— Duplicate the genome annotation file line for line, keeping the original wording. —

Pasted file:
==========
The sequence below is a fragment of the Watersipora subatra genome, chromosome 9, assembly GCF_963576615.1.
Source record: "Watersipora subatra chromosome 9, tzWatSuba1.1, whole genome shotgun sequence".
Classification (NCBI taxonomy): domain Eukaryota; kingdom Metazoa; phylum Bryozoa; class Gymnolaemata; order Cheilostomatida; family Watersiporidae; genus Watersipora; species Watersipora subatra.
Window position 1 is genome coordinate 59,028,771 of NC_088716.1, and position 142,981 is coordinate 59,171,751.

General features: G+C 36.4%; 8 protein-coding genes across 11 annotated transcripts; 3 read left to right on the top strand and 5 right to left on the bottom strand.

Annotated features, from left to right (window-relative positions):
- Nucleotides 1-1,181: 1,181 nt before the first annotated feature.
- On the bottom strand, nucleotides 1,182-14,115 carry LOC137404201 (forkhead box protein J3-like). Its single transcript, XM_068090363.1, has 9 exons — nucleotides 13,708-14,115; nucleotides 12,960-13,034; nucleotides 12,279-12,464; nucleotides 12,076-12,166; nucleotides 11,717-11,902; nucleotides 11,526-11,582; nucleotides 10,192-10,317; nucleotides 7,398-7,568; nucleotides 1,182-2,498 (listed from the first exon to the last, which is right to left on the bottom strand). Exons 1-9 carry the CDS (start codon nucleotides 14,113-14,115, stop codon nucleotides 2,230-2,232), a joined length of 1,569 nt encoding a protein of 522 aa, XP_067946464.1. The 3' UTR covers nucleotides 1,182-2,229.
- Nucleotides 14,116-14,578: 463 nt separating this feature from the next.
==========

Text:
The sequence below is a fragment of the Watersipora subatra genome, chromosome 9, assembly GCF_963576615.1.
Source record: "Watersipora subatra chromosome 9, tzWatSuba1.1, whole genome shotgun sequence".
Classification (NCBI taxonomy): domain Eukaryota; kingdom Metazoa; phylum Bryozoa; class Gymnolaemata; order Cheilostomatida; family Watersiporidae; genus Watersipora; species Watersipora subatra.
Window position 1 is genome coordinate 59,028,771 of NC_088716.1, and position 142,981 is coordinate 59,171,751.

General features: G+C 36.4%; 8 protein-coding genes across 11 annotated transcripts; 3 read left to right on the top strand and 5 right to left on the bottom strand.

Annotated features, from left to right (window-relative positions):
- Nucleotides 1-1,181: 1,181 nt before the first annotated feature.
- On the bottom strand, nucleotides 1,182-14,115 carry LOC137404201 (forkhead box protein J3-like). Its single transcript, XM_068090363.1, has 9 exons — nucleotides 13,708-14,115; nucleotides 12,960-13,034; nucleotides 12,279-12,464; nucleotides 12,076-12,166; nucleotides 11,717-11,902; nucleotides 11,526-11,582; nucleotides 10,192-10,317; nucleotides 7,398-7,568; nucleotides 1,182-2,498 (listed from the first exon to the last, which is right to left on the bottom strand). Exons 1-9 carry the CDS (start codon nucleotides 14,113-14,115, stop codon nucleotides 2,230-2,232), a joined length of 1,569 nt encoding a protein of 522 aa, XP_067946464.1. The 3' UTR covers nucleotides 1,182-2,229.
- Nucleotides 14,116-14,578: 463 nt separating this feature from the next.